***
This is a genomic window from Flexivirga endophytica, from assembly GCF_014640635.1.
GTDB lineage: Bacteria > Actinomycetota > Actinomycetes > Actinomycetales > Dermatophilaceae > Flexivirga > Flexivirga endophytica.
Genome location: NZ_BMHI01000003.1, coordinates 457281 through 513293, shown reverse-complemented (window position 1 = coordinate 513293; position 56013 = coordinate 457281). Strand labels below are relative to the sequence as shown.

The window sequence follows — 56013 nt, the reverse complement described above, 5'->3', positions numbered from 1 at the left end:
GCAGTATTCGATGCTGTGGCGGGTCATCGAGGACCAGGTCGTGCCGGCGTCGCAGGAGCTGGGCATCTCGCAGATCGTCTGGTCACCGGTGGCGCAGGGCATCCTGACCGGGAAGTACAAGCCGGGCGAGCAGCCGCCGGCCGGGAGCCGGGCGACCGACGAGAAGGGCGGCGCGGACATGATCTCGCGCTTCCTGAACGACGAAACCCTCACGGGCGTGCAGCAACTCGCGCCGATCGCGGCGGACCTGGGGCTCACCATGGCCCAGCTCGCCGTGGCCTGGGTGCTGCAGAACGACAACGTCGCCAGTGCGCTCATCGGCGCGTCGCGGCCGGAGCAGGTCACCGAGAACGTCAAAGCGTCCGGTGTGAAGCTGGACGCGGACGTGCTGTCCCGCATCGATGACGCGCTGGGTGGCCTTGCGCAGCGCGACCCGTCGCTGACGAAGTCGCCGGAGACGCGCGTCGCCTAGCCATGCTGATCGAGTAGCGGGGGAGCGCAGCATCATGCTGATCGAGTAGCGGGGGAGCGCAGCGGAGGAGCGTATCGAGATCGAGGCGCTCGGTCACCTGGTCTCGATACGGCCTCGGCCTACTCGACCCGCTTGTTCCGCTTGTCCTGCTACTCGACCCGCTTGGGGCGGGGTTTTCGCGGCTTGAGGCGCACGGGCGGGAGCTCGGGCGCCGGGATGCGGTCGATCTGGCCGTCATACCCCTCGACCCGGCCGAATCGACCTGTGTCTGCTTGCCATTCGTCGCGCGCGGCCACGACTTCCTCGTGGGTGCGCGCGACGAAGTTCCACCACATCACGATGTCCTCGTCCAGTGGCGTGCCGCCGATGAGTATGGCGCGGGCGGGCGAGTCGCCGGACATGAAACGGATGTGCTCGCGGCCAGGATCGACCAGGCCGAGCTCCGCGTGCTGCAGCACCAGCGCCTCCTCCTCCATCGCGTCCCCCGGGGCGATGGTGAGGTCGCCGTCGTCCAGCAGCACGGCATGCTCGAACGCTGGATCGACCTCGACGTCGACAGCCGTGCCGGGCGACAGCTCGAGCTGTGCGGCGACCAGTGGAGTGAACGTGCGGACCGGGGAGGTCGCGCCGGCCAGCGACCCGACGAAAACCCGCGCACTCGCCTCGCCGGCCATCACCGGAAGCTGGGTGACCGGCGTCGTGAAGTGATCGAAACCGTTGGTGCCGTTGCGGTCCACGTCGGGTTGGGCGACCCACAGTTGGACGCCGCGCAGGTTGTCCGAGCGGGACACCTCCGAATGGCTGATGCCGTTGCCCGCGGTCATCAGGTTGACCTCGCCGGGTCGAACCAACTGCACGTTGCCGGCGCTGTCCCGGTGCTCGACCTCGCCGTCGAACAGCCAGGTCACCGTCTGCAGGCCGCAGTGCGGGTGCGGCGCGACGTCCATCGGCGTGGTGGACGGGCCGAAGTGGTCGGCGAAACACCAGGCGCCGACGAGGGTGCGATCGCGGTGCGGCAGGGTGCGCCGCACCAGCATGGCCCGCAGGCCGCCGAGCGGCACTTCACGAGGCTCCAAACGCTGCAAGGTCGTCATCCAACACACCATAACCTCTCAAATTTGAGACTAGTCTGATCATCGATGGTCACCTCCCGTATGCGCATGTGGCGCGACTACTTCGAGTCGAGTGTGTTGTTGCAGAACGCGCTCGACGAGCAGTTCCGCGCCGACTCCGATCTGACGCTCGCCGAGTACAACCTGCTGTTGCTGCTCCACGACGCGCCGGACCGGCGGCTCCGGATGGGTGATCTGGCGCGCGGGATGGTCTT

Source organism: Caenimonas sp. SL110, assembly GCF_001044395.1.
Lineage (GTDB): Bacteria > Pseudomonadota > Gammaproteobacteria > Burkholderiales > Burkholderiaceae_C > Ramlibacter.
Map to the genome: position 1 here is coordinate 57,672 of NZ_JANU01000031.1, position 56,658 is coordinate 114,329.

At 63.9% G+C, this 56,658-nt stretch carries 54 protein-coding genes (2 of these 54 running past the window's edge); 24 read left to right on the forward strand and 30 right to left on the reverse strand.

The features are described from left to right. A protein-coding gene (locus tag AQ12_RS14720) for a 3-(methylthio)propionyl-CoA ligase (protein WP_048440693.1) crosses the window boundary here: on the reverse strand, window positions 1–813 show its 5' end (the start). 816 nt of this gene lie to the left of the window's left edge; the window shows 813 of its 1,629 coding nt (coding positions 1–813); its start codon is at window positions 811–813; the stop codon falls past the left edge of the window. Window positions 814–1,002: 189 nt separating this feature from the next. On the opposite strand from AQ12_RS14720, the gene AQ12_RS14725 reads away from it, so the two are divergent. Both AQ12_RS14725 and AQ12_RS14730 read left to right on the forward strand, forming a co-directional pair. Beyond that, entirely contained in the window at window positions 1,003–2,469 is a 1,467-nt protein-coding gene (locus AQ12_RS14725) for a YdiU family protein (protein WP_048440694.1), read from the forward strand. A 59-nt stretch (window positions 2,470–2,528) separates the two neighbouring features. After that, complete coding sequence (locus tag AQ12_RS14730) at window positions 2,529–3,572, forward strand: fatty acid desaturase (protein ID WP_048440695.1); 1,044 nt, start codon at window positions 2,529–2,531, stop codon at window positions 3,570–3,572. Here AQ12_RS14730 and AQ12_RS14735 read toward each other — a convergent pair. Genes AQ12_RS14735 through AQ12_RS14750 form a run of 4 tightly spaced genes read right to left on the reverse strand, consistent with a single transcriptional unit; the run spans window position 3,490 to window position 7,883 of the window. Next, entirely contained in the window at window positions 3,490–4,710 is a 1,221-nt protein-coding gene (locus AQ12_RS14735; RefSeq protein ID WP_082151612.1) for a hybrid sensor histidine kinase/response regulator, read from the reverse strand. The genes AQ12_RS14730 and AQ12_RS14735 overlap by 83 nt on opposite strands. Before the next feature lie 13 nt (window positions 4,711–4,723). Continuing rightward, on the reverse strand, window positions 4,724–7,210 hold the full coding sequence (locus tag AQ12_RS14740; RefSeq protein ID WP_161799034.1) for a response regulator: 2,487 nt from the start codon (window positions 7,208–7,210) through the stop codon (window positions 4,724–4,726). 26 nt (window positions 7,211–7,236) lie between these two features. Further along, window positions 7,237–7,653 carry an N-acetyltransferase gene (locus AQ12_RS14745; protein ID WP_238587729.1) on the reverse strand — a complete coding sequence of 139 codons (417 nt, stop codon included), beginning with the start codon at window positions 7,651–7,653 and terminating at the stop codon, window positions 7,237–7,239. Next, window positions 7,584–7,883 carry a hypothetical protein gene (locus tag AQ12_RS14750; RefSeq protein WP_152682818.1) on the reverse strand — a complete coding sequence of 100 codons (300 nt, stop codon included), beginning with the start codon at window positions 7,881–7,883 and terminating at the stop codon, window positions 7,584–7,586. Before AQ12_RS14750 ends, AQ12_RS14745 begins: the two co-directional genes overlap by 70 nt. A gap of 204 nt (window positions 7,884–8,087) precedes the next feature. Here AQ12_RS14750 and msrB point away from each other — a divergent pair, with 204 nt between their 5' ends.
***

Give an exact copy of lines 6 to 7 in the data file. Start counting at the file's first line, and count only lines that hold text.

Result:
Source organism: Caenimonas sp. SL110, assembly GCF_001044395.1.
Lineage (GTDB): Bacteria > Pseudomonadota > Gammaproteobacteria > Burkholderiales > Burkholderiaceae_C > Ramlibacter.